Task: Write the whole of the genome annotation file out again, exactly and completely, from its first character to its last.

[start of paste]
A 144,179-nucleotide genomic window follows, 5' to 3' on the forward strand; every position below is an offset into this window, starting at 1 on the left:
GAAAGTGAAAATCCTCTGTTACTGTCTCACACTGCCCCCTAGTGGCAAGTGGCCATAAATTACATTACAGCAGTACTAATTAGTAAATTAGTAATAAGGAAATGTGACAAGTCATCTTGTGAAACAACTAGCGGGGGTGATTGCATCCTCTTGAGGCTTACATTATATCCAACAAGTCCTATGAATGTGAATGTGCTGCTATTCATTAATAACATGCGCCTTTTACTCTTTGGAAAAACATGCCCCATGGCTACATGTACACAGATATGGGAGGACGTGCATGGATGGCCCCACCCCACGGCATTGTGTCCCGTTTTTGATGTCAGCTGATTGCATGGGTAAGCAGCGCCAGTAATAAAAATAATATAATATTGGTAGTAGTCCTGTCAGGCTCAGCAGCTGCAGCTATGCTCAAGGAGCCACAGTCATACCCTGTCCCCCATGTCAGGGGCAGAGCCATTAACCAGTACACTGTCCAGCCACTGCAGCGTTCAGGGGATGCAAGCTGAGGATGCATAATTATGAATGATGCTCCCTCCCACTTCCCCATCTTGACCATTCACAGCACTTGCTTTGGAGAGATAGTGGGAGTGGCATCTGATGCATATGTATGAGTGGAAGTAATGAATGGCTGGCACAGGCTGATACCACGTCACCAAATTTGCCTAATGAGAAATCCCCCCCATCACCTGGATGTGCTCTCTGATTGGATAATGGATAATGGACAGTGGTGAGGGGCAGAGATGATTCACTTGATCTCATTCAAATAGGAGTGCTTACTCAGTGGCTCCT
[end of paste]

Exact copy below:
A 144,179-nucleotide genomic window follows, 5' to 3' on the forward strand; every position below is an offset into this window, starting at 1 on the left:
GAAAGTGAAAATCCTCTGTTACTGTCTCACACTGCCCCCTAGTGGCAAGTGGCCATAAATTACATTACAGCAGTACTAATTAGTAAATTAGTAATAAGGAAATGTGACAAGTCATCTTGTGAAACAACTAGCGGGGGTGATTGCATCCTCTTGAGGCTTACATTATATCCAACAAGTCCTATGAATGTGAATGTGCTGCTATTCATTAATAACATGCGCCTTTTACTCTTTGGAAAAACATGCCCCATGGCTACATGTACACAGATATGGGAGGACGTGCATGGATGGCCCCACCCCACGGCATTGTGTCCCGTTTTTGATGTCAGCTGATTGCATGGGTAAGCAGCGCCAGTAATAAAAATAATATAATATTGGTAGTAGTCCTGTCAGGCTCAGCAGCTGCAGCTATGCTCAAGGAGCCACAGTCATACCCTGTCCCCCATGTCAGGGGCAGAGCCATTAACCAGTACACTGTCCAGCCACTGCAGCGTTCAGGGGATGCAAGCTGAGGATGCATAATTATGAATGATGCTCCCTCCCACTTCCCCATCTTGACCATTCACAGCACTTGCTTTGGAGAGATAGTGGGAGTGGCATCTGATGCATATGTATGAGTGGAAGTAATGAATGGCTGGCACAGGCTGATACCACGTCACCAAATTTGCCTAATGAGAAATCCCCCCCATCACCTGGATGTGCTCTCTGATTGGATAATGGATAATGGACAGTGGTGAGGGGCAGAGATGATTCACTTGATCTCATTCAAATAGGAGTGCTTACTCAGTGGCTCCT